The DynamicPDF API's blog constantly has new tips and tutorials.
|Using Axios Node.js with CloudAPI
|Jan 31, 2024
|A client asked how to call the dlex-layout endpoint using the Axios library rather than the DynamicPDF API's Node.js client library. In this tutorial, we illustrate how to send files and associated data by constructing a form and then using Axios to call the dlex-layout endpoint.
|Using CloudAPI with WordPress
|Jan 14, 2024
|A client asked if The DynamicPDF API worked with WordPress. This question made us wonder how we could integrate The DynamicPDF API with WordPress so potential clients could use our product in their WordPress sites.
|Dynamic Columns and Designer Reports - Part Two
|Dec 06, 2023
|DynamicPDF Designer is a powerful graphical editing tool for creating a DLEX XML specification that, when processed, creates a PDF document. You can also programmatically create a DLEX specification to format a report dynamically. Here, we show how to dynamically create a columnar report.
|Dynamic Columns and Designer Reports - Part One
|Dec 04, 2023
|DynamicPDF Designer is a powerful graphical editing tool for creating a DLEX XML specification that, when processed, creates a PDF document. You can also programmatically modify a DLEX specification to format a report dynamically. Here, we show how to dynamically change a report to remove columns when creating a columnar report.
|Generate JSON Correctly (SQL Server Example)
|Nov 28, 2023
|In this short tip, we demonstrate using SQL Server to easily create a JSON document for testing in DynamicPDF Designer Online.
|Subreports Using Designer
|Nov 09, 2023
|Here at DynamicPDF, we have noticed several clients needing help distinguishing if they should use a Subreport rather than a ConditionalHeader or ConditionalFooter. ConditionalHeader elements and ConditionalFooter elements are convenient ways to add top-level information or column headers to a report. However, when you need to display substantial data in a header or footer, often the better choice is to use a Subreport. Here, we create a report illustrating why you might consider using a Subreport rather than a ConditionalHeader or ConditionalFooter.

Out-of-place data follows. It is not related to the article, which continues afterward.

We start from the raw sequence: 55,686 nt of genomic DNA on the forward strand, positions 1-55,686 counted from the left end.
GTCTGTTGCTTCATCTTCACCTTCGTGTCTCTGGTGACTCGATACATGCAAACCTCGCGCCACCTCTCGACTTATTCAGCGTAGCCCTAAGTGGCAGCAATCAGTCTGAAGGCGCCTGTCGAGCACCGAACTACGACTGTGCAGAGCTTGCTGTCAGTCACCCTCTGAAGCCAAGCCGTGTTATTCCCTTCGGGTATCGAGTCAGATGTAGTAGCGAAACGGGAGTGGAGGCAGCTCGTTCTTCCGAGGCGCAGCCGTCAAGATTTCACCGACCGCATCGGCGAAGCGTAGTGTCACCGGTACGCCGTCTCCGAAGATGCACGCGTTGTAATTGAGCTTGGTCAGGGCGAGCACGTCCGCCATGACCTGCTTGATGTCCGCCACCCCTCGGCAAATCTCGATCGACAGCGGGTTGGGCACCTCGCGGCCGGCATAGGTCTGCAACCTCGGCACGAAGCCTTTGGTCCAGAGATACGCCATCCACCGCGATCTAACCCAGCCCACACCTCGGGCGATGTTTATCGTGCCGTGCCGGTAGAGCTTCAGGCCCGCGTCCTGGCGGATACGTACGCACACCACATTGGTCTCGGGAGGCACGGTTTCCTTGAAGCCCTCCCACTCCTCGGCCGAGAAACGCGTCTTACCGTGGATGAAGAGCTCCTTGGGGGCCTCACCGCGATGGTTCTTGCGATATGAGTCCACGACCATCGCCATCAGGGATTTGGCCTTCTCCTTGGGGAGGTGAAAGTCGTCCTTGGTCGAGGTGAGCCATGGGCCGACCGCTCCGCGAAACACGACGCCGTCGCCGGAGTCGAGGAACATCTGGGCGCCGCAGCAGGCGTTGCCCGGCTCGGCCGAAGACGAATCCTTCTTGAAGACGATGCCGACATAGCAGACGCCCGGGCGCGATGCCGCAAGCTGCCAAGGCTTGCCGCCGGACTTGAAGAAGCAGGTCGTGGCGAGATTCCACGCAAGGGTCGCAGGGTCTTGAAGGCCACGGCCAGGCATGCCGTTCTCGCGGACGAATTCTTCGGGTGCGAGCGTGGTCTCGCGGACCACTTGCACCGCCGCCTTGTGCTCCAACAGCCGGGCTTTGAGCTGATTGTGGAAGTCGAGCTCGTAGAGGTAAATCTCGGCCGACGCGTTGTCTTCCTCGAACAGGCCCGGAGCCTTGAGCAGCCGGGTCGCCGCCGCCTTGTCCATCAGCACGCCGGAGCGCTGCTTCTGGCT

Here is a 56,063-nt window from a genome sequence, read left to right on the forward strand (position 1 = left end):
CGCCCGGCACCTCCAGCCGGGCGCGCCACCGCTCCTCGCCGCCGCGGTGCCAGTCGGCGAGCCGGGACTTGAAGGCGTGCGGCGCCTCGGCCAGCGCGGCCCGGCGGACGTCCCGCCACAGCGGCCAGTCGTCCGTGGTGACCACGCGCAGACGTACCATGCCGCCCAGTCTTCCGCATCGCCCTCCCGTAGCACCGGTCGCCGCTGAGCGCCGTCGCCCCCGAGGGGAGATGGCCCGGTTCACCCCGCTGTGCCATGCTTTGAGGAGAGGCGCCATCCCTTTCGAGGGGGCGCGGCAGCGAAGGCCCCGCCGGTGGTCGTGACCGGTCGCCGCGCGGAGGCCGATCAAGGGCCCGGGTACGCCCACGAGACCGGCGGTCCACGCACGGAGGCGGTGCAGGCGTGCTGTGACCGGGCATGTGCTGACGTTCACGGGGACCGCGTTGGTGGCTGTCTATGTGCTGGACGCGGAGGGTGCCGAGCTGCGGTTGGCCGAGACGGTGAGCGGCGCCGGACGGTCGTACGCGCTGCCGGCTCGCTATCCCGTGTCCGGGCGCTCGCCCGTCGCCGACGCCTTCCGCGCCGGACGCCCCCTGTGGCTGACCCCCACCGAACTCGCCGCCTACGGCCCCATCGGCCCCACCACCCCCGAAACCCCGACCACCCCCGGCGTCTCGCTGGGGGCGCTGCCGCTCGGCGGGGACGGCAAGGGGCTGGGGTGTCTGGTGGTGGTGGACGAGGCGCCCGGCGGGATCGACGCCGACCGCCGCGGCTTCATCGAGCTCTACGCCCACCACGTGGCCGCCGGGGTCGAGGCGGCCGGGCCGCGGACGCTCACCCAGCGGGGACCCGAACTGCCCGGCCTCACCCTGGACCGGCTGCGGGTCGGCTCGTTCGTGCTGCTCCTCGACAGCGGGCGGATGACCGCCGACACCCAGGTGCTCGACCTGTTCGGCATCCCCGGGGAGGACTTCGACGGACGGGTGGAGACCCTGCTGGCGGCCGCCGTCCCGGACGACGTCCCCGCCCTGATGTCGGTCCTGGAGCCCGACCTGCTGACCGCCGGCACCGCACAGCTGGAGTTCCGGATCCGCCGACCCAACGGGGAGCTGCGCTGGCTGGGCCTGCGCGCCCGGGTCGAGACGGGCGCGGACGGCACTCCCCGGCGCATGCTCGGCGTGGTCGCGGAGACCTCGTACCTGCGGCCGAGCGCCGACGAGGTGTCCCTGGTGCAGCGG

|Dynamic Color Using Designer
|Oct 11, 2023
|DynamicPDF API now allows conditionally formatting an element's color using expressions. In the following example we illustrate formatting a simple DLEX Report.
|Expand Row Height to Match Content
|Oct 07, 2023
|You can expand rows to easily match the height of your content. You can even use Lines and Rectangles to expand with a field's content. Here's how to do it.
|Using CSS Stylesheet when processing HTML
|Sep 22, 2023
|One question we get asked here at DynamicPDF is how to use a CSS stylesheet when using the html input with the pdf endpoint to convert HTML to PDF. Here is a simple way to accomplish this task.
|Python Client Library Released
|Aug 29, 2023
|The Python client library is now available from PyPi. This client library make it easy to use the DynamicPDF API from your Python based applications.
|DynamicPDF API Designer Now Supports Google Fonts
|Jul 07, 2023
|DynamicPDF CloudAPI Designer now supports Google Fonts, significantly expanding the number of fonts available to you when creating a PDF document.
|Using DynamicPDF API with Python
|Jun 14, 2023
|DynamicPDF API's client libraries greatly simplify adding our endpoints to your applications. But you are not limited to using one of our provided client libraries. Although a Python client library is in the works, using Python to call the Dynamic-PDF API's endpoints is straightforward.
|Using DynamicPDF API with bubble.io
|May 03, 2023
|The DynamicPDF Client libraries make using the DynamicPDF API a breeze. We have Node.js, .NET, Java, PHP, and Go client libraries. But sometimes, you might want to call the DynamicPDF API directly as a REST call to your project without using any coding.
|Go Client Now Available
|Mar 06, 2023
|The Go programming language client library is now available.
|HTML to PDF Feature Released
|Jan 23, 2023
|We here at the DynamicPDF API are excited to announce that the DynamicPDF API can now convert HTML to PDF. With the addition of a new input type to the pdf endpoint, you can easily convert HTML pages to PDF documents. And you can specify raw HTML or a file path in your local storage system or in the DynamicPDF Cloud Storage. And we updated all client libraries to support HTML conversion. The HTML input type can also be mixed with other input types such as PDF, image, DLEX and page to create PDF documents with pages from multiple sources.